This paper explores problems related to verbal expressions of risk communication. In particular, we analyze several problems that arose during the critical situations caused by the accidents at the Fukushima nuclear plants following the Great East Japan Earthquake from pragmatics, linguistic psychological and social psychological perspectives. e focus on verbal expressions with implicatures and expressions incongruent with the sender’s right of involvement, underscoring that these expressions can lead to inferences on the part of the receiver that were intended by the sender and/or to negative images about the sender.
This study analyzes Japanese management of international assistance, focusing on the role of search and rescue teams based on lessons learned from the response to the March 11, 2011, Great East Japan Earthquake. It first reexamines lessons collected from different sources. Applying root cause analysis to them, it then explores why the system did not perform as expected and what causes were responsible for such performance. Identified root causes include: a reactive approach to international assistance, a lack of operational management coverage, a lack of stakeholder involvement – especially at the local level, insufficient preparation for difficult or sensitive issues, and deviation from international standards and practices. The study then implements comparative analysis by applying a set of selected benchmarks to examine the strengths and weaknesses of the Japanese system compared to selected leading practices of other nations. Results of analysis identified areas requiring improvement and provided ideas on how to improve the system. The study also suggests ways to improve the system’s nature and scope, its content, and its management structure.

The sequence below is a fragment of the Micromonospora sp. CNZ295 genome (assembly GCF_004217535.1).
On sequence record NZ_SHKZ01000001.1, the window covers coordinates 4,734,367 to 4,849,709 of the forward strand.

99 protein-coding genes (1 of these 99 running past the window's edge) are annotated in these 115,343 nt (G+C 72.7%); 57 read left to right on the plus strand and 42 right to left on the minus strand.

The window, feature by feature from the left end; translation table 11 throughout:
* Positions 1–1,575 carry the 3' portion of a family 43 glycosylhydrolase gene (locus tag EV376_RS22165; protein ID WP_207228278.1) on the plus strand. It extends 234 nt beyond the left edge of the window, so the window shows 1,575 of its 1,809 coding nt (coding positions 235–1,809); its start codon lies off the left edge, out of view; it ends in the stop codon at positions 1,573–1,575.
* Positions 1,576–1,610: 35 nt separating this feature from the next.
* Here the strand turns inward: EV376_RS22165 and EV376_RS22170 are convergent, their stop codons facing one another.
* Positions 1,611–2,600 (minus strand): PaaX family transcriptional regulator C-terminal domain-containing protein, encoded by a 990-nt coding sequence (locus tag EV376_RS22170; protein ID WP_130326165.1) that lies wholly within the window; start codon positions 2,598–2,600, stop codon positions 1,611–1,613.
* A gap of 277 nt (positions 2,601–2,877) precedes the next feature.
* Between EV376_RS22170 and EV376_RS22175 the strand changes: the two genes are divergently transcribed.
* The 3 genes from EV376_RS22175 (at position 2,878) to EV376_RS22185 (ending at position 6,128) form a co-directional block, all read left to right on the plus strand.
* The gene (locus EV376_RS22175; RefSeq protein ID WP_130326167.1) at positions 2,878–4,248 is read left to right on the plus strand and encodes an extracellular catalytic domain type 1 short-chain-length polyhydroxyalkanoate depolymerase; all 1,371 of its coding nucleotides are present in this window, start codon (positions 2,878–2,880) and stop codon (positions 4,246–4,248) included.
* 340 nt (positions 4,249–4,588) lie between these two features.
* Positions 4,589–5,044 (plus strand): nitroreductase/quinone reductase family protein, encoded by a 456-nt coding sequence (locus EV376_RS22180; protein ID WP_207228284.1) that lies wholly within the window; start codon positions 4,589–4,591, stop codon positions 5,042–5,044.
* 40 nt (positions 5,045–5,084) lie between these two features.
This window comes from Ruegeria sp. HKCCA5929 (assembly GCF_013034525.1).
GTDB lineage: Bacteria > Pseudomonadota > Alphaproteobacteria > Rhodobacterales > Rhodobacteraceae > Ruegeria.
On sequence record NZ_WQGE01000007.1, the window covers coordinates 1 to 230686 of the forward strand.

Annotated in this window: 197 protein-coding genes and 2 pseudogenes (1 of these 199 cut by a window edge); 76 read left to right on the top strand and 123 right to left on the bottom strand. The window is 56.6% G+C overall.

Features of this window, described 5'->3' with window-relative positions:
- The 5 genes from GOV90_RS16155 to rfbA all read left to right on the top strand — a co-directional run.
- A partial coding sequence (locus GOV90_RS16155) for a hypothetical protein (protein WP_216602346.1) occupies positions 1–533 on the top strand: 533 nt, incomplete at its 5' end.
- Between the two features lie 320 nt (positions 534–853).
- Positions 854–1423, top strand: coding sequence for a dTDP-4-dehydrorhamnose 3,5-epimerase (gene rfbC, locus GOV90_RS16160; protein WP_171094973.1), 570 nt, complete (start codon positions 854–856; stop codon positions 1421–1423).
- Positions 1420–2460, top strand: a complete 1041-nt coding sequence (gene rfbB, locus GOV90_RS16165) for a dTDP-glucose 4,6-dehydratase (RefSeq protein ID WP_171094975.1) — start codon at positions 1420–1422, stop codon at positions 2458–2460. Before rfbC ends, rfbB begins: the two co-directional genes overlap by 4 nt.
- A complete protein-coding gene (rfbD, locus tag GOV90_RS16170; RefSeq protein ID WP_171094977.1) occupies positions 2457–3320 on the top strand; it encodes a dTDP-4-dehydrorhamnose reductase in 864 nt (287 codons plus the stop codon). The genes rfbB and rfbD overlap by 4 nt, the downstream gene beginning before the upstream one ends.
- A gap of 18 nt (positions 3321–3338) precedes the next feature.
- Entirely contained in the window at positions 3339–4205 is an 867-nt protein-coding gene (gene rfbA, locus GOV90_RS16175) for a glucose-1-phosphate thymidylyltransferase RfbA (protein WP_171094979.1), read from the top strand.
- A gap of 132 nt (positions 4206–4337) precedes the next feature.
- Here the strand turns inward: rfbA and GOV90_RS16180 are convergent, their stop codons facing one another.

This study, which is based on an online social survey, confirms that Japanese citizens after the Fukushima nuclear accident are willing to participate in both a national, random sampling deliberation on the management of nuclear power plant accidents or of nuclear waste and spent fuel as well as in local deliberations on disaster preparation. At the same time, citizen eagerness to join national public deliberations on decontamination and human support after the Fukushima accident is less than that of local disaster preparation. The personal damage experienced in the Fukushima accident enhanced the inclination to engage in national public discussions on nuclear related issues. The Japanese national government should continue random sampling-based deliberations on nuclear and energy policy (accident and waste), following the examples of local governments on local themes.